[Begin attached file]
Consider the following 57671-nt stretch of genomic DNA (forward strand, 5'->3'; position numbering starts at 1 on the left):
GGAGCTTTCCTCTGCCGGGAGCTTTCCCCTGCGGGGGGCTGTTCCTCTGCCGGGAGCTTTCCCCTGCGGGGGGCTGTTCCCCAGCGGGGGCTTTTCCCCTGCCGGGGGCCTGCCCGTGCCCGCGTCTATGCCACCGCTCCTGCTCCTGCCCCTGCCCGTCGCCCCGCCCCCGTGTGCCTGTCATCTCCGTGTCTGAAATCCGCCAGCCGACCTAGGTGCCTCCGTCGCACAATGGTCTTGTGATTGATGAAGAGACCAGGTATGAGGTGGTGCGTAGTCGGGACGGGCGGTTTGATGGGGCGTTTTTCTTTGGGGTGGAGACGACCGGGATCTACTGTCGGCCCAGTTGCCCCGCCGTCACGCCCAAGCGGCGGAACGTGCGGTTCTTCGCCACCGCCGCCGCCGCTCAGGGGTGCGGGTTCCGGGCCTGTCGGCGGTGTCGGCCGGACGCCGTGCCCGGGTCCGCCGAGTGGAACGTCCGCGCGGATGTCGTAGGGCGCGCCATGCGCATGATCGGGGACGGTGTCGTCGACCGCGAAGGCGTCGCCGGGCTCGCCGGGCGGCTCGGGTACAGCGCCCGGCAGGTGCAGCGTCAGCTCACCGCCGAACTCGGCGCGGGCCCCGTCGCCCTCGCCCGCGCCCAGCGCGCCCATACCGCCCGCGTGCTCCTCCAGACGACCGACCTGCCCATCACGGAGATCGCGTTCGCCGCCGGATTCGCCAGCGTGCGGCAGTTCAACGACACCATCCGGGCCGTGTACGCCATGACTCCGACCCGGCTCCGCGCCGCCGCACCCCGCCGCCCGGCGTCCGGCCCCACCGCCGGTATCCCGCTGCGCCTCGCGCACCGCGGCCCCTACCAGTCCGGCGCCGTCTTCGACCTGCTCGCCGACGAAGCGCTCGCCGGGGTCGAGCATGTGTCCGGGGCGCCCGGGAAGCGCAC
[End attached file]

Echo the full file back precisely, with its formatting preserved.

Consider the following 57671-nt stretch of genomic DNA (forward strand, 5'->3'; position numbering starts at 1 on the left):
GGAGCTTTCCTCTGCCGGGAGCTTTCCCCTGCGGGGGGCTGTTCCTCTGCCGGGAGCTTTCCCCTGCGGGGGGCTGTTCCCCAGCGGGGGCTTTTCCCCTGCCGGGGGCCTGCCCGTGCCCGCGTCTATGCCACCGCTCCTGCTCCTGCCCCTGCCCGTCGCCCCGCCCCCGTGTGCCTGTCATCTCCGTGTCTGAAATCCGCCAGCCGACCTAGGTGCCTCCGTCGCACAATGGTCTTGTGATTGATGAAGAGACCAGGTATGAGGTGGTGCGTAGTCGGGACGGGCGGTTTGATGGGGCGTTTTTCTTTGGGGTGGAGACGACCGGGATCTACTGTCGGCCCAGTTGCCCCGCCGTCACGCCCAAGCGGCGGAACGTGCGGTTCTTCGCCACCGCCGCCGCCGCTCAGGGGTGCGGGTTCCGGGCCTGTCGGCGGTGTCGGCCGGACGCCGTGCCCGGGTCCGCCGAGTGGAACGTCCGCGCGGATGTCGTAGGGCGCGCCATGCGCATGATCGGGGACGGTGTCGTCGACCGCGAAGGCGTCGCCGGGCTCGCCGGGCGGCTCGGGTACAGCGCCCGGCAGGTGCAGCGTCAGCTCACCGCCGAACTCGGCGCGGGCCCCGTCGCCCTCGCCCGCGCCCAGCGCGCCCATACCGCCCGCGTGCTCCTCCAGACGACCGACCTGCCCATCACGGAGATCGCGTTCGCCGCCGGATTCGCCAGCGTGCGGCAGTTCAACGACACCATCCGGGCCGTGTACGCCATGACTCCGACCCGGCTCCGCGCCGCCGCACCCCGCCGCCCGGCGTCCGGCCCCACCGCCGGTATCCCGCTGCGCCTCGCGCACCGCGGCCCCTACCAGTCCGGCGCCGTCTTCGACCTGCTCGCCGACGAAGCGCTCGCCGGGGTCGAGCATGTGTCCGGGGCGCCCGGGAAGCGCAC